In the beginning I just wanted to be believed. I searched high and low for someone to acknowledge I was as sick as I actually was. But nobody knew what to do with me, the girl with some mysterious illness that came and went with the fickleness of the wind. As time passed my life spiraled out of my grasp. Normal activities I took for granted quickly became impossible to accomplish. My social life took the first hit. When the ability to make it to work every day wasn't present, Friday night happy hour became far less relevant. But along with this shift in my activity level went the precious friendships I held so dear. The souls who made those few meaningless hours at a bar the brightest spot in my stressful day. Looking back on this time in my life makes me realize I sat on the sidelines and waved goodbye to the life I once believed would always be mine.
After a while I needed to be believed. I couldn't cook, do laundry, clean my house, walk my dog or go to work. It didn't take long for my spiral out of control to graduate to a world-class cyclone. As my climb up the corporate ladder morphed into a horrible backslide, I thought the world was reaching its end. Medicine offered no answers as to what was wrong with me, but something so seriously was. The few relationships I had left eroded into a toxic sludge of confusion and misunderstanding. Looking back on this time in my life reveals a woman breaking under the weight of the crucible, the point of no return, the death of my former existence.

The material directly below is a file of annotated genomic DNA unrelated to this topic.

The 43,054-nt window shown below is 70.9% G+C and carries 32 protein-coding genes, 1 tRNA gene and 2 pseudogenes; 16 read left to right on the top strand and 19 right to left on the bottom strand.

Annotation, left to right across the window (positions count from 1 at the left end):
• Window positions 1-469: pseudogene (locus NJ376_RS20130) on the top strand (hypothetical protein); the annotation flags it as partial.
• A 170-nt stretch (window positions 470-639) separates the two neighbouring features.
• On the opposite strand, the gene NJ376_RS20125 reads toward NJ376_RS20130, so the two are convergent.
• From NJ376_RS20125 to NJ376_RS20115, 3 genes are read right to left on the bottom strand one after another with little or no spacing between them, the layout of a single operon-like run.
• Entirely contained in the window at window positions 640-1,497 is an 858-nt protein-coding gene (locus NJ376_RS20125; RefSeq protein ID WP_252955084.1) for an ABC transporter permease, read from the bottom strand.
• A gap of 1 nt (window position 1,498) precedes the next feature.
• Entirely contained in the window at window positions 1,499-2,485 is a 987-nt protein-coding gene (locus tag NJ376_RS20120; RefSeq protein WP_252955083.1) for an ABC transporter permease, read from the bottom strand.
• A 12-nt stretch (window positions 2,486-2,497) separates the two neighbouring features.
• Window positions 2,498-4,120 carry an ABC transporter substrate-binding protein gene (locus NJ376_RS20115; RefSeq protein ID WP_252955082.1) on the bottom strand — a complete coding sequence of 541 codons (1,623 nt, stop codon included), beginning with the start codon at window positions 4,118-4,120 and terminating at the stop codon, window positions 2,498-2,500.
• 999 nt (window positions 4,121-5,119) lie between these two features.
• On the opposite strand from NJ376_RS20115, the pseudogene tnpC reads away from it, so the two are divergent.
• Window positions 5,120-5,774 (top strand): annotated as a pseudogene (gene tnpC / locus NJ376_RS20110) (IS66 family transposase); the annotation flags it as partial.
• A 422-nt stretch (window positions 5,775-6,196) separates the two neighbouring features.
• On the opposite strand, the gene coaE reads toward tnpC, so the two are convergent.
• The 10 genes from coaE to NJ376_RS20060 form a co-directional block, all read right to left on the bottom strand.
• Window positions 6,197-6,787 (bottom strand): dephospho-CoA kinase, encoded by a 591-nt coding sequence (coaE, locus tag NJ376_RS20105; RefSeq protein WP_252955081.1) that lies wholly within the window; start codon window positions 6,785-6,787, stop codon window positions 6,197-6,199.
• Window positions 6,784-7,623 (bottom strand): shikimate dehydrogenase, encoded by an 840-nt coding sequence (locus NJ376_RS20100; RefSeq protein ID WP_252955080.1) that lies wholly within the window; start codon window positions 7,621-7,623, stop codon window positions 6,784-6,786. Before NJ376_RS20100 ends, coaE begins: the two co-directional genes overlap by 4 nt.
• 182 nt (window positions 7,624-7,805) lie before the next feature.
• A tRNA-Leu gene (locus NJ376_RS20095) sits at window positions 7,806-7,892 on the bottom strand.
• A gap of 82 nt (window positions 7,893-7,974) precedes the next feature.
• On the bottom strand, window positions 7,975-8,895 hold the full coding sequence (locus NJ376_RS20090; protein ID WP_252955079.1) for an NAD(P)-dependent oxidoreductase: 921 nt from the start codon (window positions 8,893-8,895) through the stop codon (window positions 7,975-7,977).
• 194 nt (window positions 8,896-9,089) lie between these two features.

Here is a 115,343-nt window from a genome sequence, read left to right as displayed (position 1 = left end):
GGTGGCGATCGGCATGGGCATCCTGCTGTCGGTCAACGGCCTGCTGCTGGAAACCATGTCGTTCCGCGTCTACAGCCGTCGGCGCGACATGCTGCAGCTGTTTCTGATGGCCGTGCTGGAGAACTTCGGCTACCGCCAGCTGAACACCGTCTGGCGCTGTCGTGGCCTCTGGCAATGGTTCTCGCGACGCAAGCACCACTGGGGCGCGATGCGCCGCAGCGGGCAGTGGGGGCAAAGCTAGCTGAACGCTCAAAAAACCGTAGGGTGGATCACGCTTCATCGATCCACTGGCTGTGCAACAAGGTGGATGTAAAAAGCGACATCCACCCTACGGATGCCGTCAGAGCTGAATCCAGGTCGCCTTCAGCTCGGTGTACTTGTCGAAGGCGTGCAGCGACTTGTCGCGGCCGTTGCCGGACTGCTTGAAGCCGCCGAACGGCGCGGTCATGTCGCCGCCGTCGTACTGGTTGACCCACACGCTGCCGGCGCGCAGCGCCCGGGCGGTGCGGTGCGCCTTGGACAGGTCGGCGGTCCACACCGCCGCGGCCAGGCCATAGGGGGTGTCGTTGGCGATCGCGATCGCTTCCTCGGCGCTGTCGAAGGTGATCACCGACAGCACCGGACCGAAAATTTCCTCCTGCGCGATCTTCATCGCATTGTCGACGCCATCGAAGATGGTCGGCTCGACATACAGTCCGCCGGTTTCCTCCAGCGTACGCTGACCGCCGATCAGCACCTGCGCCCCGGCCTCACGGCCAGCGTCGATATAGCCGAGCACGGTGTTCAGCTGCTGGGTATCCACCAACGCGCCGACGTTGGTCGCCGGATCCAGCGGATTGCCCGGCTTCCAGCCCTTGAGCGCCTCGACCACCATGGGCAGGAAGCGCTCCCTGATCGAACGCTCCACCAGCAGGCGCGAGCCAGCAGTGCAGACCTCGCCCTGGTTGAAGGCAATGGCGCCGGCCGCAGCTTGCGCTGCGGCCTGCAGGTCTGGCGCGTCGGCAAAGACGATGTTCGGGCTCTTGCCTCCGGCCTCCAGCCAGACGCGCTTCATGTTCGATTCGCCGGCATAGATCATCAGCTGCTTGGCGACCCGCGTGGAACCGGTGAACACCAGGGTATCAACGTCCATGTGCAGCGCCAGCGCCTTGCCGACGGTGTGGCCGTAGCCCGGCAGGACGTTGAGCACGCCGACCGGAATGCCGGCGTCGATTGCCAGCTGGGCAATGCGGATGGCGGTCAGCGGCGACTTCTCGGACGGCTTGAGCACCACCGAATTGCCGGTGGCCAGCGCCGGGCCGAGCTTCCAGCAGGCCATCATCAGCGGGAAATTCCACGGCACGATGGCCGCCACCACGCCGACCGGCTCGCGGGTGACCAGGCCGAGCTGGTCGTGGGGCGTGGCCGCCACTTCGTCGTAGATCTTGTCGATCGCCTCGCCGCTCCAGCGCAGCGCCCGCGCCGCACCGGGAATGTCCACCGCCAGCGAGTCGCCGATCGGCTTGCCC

Now I couldn't care less who believes what about me. After nine years with a chronic, invisible, unprovable illness, it's a luxury I can't afford. Any hope for compassion or a pardon from the expectations of normalcy smack me around with such regularity I've given up the expectation. My life is small, my feelings hostile, my anger profound. But sitting deep inside this churning dissatisfaction is a perfect knowledge. I'm a survivor! I will rebuild! I am fashioning a life I never could have conceived of, back when I was a woman who wanted to be believed, who thought sick only happened to the dead or the healed, who had no idea how strong she actually was.
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